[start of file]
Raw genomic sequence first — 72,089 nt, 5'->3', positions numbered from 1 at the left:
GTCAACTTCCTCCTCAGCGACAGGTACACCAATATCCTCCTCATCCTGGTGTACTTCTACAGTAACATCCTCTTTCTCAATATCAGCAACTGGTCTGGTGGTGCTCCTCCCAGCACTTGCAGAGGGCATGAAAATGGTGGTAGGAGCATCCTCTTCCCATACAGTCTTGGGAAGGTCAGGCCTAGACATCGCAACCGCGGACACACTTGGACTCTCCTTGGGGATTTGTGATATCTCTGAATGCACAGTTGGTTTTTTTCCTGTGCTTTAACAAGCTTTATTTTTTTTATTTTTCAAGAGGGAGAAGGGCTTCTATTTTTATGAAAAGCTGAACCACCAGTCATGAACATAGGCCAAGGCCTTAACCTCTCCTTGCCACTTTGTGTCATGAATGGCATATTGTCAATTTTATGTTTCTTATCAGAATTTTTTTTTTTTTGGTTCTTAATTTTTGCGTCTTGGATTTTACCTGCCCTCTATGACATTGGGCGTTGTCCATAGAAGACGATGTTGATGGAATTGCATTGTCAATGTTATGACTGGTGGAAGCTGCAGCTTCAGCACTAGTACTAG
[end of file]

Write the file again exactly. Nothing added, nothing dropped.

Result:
Raw genomic sequence first — 72,089 nt, 5'->3', positions numbered from 1 at the left:
GTCAACTTCCTCCTCAGCGACAGGTACACCAATATCCTCCTCATCCTGGTGTACTTCTACAGTAACATCCTCTTTCTCAATATCAGCAACTGGTCTGGTGGTGCTCCTCCCAGCACTTGCAGAGGGCATGAAAATGGTGGTAGGAGCATCCTCTTCCCATACAGTCTTGGGAAGGTCAGGCCTAGACATCGCAACCGCGGACACACTTGGACTCTCCTTGGGGATTTGTGATATCTCTGAATGCACAGTTGGTTTTTTTCCTGTGCTTTAACAAGCTTTATTTTTTTTATTTTTCAAGAGGGAGAAGGGCTTCTATTTTTATGAAAAGCTGAACCACCAGTCATGAACATAGGCCAAGGCCTTAACCTCTCCTTGCCACTTTGTGTCATGAATGGCATATTGTCAATTTTATGTTTCTTATCAGAATTTTTTTTTTTTTGGTTCTTAATTTTTGCGTCTTGGATTTTACCTGCCCTCTATGACATTGGGCGTTGTCCATAGAAGACGATGTTGATGGAATTGCATTGTCAATGTTATGACTGGTGGAAGCTGCAGCTTCAGCACTAGTACTAG